U.S. Supply Chains Challenged by Slowdown Maritime Activity

Compared to January through June of 2012, import volume is virtually stagnant.
By Patrick Burnson, Executive Editor
July 16, 2013 - SCMR Editorial

Amid growing concern that U.S. exports may be lagging, comes news that inbound shipments are sluggish, too.

Zepol Corporation, a leading trade intelligence company, reports that U.S. vessel imports have declined almost 3% from May to June. Imports are also 1.6% below twenty-foot containers (TEUs) seen in June of 2012.

This year, U.S. ocean imports had a steady increase of 1% compared to the volume seen in 2012, but with the low June numbers that percentage has changed. Zepol has found that in the first six months of this year, compared to January through June of 2012, import volume is virtually stagnant.

As reported in Logistics Management – a sister publication – earlier this week, maritime analysts have observed that the Obama Administration may be failing in its mission to generate U.S. exports.

“The month-to-month dips and jumps seen from imports in 2013 have averaged out to be pretty average indeed,” said Zepol’s CEO Paul Rasmussen, “The first half of the year posted container volume to match that of 2012. Although, 2013 still has the potential to rise above in July and August, which are the busiest months for U.S. imports.” 



U.S imports from Asia are down 1.5% from May and another 1.2% for the first half of the year. Imports from China are down a half a percentage so far in 2013 along with South Korea, which decreased 2.8% and Japan another 6%. Exports from Europe have declined by 7.6% from last month but are up 0.6% for the first half of the year. German exports to the United States have declined 0.4% from 2012, but Italy has increased 5.3% this year.

Compared to the first half of 2012, the Port of Los Angeles is down in TEU volume by 9.3%. The Ports of Newark and New York have also dropped about 5% for the first half of the year. Savannah, the fourth busiest port, is down 3%, although the Port of Norfolk, Virginia, increased in TEU volume by 4.8%, which maintains its spot from 2012 as the fifth busiest port. (You can read more about the top 20 U.S. ports for 2012 in this report

Maersk Line, the top carrier in the United States, decreased in TEUs by 8.4% from last year and Mediterranean Shipping Company also decreased in cargo by nearly 2%. Although, two top carriers increased for the first half of the year. Evergreen Line and APL Co. both posted increases of 2% and 9%, respectively.



About the Author

image
Patrick Burnson
Executive Editor
Patrick Burnson is executive editor for Logistics Management and Supply Chain Management Review magazines and web sites. Patrick is a widely-published writer and editor who has spent most of his career covering international trade, global logistics, and supply chain management. He lives and works in San Francisco, providing readers with a Pacific Rim perspective on industry trends and forecasts. You can reach him directly at .(JavaScript must be enabled to view this email address).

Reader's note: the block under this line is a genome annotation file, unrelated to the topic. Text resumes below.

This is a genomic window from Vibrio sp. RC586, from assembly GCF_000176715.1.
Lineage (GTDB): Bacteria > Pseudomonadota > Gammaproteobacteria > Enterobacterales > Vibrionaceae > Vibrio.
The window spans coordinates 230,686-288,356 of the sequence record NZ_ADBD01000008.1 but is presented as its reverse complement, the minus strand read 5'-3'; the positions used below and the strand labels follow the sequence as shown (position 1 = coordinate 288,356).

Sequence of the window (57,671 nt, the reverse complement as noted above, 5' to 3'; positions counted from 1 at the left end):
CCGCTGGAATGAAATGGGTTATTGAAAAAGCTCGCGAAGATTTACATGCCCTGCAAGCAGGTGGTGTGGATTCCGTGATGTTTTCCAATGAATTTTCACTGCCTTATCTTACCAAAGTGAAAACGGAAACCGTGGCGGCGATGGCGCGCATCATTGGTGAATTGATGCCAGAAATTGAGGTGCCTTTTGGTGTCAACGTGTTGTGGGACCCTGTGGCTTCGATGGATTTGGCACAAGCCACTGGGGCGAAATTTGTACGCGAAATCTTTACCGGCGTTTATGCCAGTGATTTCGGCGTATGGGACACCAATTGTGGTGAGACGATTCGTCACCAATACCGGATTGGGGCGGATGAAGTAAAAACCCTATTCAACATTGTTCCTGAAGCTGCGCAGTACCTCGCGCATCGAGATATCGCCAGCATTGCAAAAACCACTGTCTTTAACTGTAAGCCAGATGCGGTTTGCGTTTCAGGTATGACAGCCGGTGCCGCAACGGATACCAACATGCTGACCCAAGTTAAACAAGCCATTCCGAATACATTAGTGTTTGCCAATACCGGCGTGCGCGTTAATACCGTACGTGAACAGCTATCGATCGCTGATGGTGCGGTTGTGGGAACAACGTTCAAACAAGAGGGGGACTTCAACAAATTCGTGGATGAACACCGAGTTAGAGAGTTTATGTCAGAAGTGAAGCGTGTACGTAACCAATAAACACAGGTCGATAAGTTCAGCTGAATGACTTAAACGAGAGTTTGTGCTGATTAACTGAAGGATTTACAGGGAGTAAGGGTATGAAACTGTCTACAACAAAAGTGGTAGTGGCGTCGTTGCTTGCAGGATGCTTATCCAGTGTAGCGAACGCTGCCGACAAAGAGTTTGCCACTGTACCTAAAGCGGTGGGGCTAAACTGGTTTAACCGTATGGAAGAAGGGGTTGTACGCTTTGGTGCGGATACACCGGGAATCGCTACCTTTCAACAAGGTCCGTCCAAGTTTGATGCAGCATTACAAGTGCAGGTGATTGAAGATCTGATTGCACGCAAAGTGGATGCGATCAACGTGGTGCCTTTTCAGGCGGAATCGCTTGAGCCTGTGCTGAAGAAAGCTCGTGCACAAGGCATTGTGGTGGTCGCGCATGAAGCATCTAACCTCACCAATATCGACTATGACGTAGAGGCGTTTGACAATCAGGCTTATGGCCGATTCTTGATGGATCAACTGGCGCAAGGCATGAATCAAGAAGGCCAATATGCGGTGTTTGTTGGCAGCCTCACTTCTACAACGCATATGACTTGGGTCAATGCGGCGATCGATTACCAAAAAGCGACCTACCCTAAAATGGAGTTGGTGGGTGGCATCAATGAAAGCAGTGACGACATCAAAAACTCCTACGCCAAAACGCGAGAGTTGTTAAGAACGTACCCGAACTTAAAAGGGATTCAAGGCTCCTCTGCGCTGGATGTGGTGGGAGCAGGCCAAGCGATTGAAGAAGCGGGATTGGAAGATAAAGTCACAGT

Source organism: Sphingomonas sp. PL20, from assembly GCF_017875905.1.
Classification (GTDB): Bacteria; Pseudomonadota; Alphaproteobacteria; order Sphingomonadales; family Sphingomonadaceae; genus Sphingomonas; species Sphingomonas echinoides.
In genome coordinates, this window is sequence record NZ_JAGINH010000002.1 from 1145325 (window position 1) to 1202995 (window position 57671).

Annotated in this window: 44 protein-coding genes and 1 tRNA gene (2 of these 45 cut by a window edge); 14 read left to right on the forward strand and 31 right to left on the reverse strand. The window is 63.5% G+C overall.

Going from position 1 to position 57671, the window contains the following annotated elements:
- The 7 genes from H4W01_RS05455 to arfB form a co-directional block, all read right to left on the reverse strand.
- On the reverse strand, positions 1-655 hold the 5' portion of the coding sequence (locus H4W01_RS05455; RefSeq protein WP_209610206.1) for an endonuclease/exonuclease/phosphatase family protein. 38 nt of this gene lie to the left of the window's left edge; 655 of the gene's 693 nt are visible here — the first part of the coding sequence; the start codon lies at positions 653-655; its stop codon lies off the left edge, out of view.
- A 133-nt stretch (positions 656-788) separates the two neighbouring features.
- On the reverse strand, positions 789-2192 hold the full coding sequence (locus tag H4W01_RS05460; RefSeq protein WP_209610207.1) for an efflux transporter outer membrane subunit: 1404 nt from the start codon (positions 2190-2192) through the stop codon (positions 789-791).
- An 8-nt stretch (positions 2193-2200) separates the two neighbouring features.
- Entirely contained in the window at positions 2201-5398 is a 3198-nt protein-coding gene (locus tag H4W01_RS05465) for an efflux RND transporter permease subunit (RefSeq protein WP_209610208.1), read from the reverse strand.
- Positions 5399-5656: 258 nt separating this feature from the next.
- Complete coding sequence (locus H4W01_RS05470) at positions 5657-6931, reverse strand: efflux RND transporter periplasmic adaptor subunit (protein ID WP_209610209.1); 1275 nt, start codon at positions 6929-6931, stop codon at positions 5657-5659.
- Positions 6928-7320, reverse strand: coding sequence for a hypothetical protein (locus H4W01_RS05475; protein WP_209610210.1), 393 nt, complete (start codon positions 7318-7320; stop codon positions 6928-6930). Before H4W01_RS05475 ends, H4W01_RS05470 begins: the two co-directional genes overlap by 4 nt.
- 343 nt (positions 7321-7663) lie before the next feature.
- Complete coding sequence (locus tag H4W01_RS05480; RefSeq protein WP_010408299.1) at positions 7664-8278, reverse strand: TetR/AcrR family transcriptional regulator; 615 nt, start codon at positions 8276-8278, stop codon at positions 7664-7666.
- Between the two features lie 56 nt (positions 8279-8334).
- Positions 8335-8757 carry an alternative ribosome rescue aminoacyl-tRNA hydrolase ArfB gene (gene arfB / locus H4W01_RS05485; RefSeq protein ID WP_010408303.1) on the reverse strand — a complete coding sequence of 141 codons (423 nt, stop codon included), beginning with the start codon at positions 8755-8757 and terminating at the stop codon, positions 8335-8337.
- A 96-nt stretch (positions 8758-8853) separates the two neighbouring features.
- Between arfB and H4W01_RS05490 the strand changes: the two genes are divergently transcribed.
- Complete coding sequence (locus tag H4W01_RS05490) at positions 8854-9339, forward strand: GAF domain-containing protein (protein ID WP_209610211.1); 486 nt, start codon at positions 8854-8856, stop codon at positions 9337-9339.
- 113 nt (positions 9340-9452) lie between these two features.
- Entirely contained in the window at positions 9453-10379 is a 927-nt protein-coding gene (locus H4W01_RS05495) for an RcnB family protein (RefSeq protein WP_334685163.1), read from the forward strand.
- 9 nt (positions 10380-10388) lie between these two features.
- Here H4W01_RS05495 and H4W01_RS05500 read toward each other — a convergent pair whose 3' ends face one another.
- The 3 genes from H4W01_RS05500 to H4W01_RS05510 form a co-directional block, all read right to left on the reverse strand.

Subscribe to Logistics Management magazine

Subscribe today. It's FREE!
Get timely insider information that you can use to better manage your
entire logistics operation.
Start your FREE subscription today!

Recent Entries

The 'Internet of Things' or IoT is a term that has rapidly taken center stage in business and consumer technology circles, with tremendous amounts of hype in both. Don't be distracted if some of the hypothetical consumer examples of the IoT seem far-fetched; the trend has serious implications for businesses. This complimentary whitepaper takes a look at some of the opportunities afforded by the Internet of Business Things.

Of special interest to readers of Logistics Management will be “Americas Update,” which will look into the future of the market in the Americas and assess how firms will be able to favorably position themselves to compete and win market share.

After 20 years, two congressional mandates and countless lawsuits and lobbying efforts, safety advocates and the Teamsters union still say there are too many inexperienced rookie truck drivers hitting the road without sufficient behind-the-wheel training.

Congested U.S. port terminals, harbor and over-the-road truck and driver shortages, slower trains and longer rail terminal dwell times due to increased domestic rates have not only disrupted service but also driven intermodal rates and cargo handling costs up sharply.

Southern California shippers are getting a break on container dwell expenses for the next ten days as the Port of Long Beach announced that it had added an extra three days to the time that overseas import containers can remain on the docks without charge.

About the Author

Patrick Burnson, Executive Editor
Patrick Burnson is executive editor for Logistics Management and Supply Chain Management Review. Patrick covers international trade, global logistics, and supply chain management. He lives and works in San Francisco, providing readers with a Pacific Rim perspective on industry trends and forecasts. Contact Patrick Burnson

Comments

Post a comment
Commenting is not available in this channel entry.